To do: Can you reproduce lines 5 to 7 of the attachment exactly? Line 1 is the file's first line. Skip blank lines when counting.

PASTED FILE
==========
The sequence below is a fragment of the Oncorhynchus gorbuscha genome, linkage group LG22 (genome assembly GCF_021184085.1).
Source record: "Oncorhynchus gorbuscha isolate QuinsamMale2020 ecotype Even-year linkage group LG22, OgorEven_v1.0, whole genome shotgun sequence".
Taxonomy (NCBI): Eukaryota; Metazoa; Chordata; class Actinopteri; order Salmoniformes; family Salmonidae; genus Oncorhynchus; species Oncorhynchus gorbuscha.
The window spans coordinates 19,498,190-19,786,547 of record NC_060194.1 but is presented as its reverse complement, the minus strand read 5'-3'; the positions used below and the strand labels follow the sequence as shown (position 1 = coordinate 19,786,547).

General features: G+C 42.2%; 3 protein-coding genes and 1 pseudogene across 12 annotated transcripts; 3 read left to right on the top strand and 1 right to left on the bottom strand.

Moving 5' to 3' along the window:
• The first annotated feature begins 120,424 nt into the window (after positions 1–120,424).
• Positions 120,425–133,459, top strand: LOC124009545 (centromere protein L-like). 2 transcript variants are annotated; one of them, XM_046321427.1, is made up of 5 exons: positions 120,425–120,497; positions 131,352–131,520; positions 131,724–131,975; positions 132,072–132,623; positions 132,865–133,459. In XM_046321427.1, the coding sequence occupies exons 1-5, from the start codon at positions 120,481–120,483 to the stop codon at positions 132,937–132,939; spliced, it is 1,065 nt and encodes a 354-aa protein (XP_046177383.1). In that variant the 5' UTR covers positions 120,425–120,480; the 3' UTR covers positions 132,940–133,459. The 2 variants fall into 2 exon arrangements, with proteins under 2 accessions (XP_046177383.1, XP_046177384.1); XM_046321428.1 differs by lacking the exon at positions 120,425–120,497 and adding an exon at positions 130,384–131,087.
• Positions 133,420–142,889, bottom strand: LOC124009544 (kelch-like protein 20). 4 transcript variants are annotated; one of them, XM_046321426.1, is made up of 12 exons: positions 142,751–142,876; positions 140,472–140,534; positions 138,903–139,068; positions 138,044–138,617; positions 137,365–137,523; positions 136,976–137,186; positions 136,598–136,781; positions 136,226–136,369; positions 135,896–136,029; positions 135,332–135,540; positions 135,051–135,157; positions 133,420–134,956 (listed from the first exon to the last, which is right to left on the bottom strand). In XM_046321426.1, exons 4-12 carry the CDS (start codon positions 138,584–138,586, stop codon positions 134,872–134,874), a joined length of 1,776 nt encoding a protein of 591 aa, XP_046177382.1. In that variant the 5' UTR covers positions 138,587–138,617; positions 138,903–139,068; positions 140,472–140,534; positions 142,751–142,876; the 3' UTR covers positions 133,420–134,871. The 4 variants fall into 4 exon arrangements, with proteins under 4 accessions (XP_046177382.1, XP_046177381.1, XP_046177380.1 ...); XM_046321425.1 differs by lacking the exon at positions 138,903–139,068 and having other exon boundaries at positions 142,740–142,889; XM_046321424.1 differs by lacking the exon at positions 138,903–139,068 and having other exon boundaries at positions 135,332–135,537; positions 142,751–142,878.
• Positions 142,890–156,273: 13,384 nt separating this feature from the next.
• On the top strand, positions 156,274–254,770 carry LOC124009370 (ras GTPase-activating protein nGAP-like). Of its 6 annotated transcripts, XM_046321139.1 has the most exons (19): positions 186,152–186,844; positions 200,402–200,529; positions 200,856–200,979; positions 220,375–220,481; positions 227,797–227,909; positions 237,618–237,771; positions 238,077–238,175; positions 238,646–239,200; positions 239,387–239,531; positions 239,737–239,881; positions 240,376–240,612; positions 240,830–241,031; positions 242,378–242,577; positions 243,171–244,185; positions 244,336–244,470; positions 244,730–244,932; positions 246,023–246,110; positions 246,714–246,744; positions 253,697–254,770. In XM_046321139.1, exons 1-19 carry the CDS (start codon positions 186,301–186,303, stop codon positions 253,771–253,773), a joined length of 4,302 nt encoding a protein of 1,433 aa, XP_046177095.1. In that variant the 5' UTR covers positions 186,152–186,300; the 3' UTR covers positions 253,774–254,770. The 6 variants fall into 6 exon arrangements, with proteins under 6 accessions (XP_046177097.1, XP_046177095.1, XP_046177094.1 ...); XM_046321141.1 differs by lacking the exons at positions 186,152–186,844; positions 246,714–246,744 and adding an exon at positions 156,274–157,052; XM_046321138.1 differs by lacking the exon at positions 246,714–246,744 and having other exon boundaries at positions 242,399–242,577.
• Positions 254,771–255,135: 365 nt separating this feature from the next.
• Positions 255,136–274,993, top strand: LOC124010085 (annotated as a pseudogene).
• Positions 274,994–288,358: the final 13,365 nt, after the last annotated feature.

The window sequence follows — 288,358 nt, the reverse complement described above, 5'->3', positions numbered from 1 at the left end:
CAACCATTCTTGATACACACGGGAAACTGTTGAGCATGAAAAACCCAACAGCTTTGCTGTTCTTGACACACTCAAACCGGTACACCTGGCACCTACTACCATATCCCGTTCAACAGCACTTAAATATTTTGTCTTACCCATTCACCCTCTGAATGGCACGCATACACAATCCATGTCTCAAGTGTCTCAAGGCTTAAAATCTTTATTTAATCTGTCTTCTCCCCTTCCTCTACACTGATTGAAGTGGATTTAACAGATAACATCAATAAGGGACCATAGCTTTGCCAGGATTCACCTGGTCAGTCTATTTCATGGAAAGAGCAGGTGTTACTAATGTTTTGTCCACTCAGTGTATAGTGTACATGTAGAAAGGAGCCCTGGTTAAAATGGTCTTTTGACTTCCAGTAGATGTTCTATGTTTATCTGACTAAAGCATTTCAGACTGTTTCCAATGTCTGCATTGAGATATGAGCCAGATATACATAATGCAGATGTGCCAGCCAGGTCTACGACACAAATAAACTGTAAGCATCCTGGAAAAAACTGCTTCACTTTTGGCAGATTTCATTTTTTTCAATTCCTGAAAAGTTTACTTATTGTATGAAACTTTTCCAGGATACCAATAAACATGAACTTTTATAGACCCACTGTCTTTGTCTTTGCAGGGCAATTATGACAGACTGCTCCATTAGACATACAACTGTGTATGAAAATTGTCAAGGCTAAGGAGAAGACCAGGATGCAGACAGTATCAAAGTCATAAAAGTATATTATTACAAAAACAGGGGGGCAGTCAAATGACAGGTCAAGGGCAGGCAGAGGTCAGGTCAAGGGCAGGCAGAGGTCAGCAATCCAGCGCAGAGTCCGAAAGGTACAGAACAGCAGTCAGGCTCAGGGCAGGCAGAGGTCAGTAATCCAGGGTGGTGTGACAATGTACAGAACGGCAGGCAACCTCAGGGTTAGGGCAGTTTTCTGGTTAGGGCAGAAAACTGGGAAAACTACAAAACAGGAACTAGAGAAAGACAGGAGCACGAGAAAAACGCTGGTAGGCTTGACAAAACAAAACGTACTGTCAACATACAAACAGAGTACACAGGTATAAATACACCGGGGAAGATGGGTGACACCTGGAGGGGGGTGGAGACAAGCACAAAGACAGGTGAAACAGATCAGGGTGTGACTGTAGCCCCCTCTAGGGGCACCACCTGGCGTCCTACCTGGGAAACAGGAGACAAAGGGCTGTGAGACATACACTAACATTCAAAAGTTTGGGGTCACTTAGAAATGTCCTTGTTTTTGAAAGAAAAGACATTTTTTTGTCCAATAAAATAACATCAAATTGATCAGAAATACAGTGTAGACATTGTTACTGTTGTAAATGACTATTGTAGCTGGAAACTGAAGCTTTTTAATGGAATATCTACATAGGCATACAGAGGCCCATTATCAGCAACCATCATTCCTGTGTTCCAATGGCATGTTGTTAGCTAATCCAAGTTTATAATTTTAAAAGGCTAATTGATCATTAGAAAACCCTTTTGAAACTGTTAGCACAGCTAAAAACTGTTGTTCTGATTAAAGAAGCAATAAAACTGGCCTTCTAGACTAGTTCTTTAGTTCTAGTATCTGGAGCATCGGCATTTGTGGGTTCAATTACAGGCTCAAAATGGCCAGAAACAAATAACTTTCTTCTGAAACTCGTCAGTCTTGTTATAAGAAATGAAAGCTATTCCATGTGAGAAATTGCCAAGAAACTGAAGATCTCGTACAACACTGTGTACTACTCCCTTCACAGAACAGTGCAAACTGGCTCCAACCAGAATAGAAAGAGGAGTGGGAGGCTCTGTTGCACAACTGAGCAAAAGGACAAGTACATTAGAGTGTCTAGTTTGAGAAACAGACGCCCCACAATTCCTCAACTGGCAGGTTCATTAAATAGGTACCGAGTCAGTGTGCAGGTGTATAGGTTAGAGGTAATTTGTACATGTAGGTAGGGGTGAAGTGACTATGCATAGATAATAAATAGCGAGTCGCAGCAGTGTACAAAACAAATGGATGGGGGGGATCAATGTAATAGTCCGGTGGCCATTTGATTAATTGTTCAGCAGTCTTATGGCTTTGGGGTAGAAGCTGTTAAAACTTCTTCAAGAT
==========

General features: G+C 42.2%; 3 protein-coding genes and 1 pseudogene across 12 annotated transcripts; 3 read left to right on the top strand and 1 right to left on the bottom strand.

Moving 5' to 3' along the window:
• The first annotated feature begins 120,424 nt into the window (after positions 1–120,424).